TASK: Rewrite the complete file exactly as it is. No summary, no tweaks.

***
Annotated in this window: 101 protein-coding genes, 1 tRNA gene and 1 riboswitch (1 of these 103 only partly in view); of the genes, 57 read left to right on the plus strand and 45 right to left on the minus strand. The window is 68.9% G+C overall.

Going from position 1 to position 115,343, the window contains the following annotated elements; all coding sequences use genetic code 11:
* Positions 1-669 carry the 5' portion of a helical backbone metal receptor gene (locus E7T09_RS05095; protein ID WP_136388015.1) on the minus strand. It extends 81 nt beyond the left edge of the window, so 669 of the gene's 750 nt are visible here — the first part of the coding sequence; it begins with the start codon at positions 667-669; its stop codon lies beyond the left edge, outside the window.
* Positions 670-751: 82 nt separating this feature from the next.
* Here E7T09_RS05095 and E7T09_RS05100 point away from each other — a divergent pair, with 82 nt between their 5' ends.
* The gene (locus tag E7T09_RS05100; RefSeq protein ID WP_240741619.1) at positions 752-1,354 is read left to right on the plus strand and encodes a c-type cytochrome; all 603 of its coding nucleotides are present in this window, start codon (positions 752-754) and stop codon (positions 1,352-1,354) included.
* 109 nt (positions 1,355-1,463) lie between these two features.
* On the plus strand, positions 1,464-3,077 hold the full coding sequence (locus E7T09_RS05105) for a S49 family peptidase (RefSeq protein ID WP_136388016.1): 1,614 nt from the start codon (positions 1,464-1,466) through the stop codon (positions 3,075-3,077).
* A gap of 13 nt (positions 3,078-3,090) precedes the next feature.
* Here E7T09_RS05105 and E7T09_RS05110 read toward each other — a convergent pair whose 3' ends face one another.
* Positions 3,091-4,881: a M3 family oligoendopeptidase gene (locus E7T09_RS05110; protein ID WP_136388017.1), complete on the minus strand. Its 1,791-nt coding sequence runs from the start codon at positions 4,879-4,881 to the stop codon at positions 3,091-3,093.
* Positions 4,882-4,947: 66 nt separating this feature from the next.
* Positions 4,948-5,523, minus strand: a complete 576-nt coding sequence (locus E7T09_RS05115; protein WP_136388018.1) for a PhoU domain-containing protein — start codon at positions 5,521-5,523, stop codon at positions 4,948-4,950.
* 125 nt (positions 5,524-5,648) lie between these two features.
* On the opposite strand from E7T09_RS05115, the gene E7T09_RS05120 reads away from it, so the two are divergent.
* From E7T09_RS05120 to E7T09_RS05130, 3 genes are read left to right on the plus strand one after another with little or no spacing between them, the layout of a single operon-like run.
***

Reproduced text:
Annotated in this window: 101 protein-coding genes, 1 tRNA gene and 1 riboswitch (1 of these 103 only partly in view); of the genes, 57 read left to right on the plus strand and 45 right to left on the minus strand. The window is 68.9% G+C overall.

Going from position 1 to position 115,343, the window contains the following annotated elements; all coding sequences use genetic code 11:
* Positions 1-669 carry the 5' portion of a helical backbone metal receptor gene (locus E7T09_RS05095; protein ID WP_136388015.1) on the minus strand. It extends 81 nt beyond the left edge of the window, so 669 of the gene's 750 nt are visible here — the first part of the coding sequence; it begins with the start codon at positions 667-669; its stop codon lies beyond the left edge, outside the window.
* Positions 670-751: 82 nt separating this feature from the next.
* Here E7T09_RS05095 and E7T09_RS05100 point away from each other — a divergent pair, with 82 nt between their 5' ends.
* The gene (locus tag E7T09_RS05100; RefSeq protein ID WP_240741619.1) at positions 752-1,354 is read left to right on the plus strand and encodes a c-type cytochrome; all 603 of its coding nucleotides are present in this window, start codon (positions 752-754) and stop codon (positions 1,352-1,354) included.
* 109 nt (positions 1,355-1,463) lie between these two features.
* On the plus strand, positions 1,464-3,077 hold the full coding sequence (locus E7T09_RS05105) for a S49 family peptidase (RefSeq protein ID WP_136388016.1): 1,614 nt from the start codon (positions 1,464-1,466) through the stop codon (positions 3,075-3,077).
* A gap of 13 nt (positions 3,078-3,090) precedes the next feature.
* Here E7T09_RS05105 and E7T09_RS05110 read toward each other — a convergent pair whose 3' ends face one another.
* Positions 3,091-4,881: a M3 family oligoendopeptidase gene (locus E7T09_RS05110; protein ID WP_136388017.1), complete on the minus strand. Its 1,791-nt coding sequence runs from the start codon at positions 4,879-4,881 to the stop codon at positions 3,091-3,093.
* Positions 4,882-4,947: 66 nt separating this feature from the next.
* Positions 4,948-5,523, minus strand: a complete 576-nt coding sequence (locus E7T09_RS05115; protein WP_136388018.1) for a PhoU domain-containing protein — start codon at positions 5,521-5,523, stop codon at positions 4,948-4,950.
* 125 nt (positions 5,524-5,648) lie between these two features.
* On the opposite strand from E7T09_RS05115, the gene E7T09_RS05120 reads away from it, so the two are divergent.
* From E7T09_RS05120 to E7T09_RS05130, 3 genes are read left to right on the plus strand one after another with little or no spacing between them, the layout of a single operon-like run.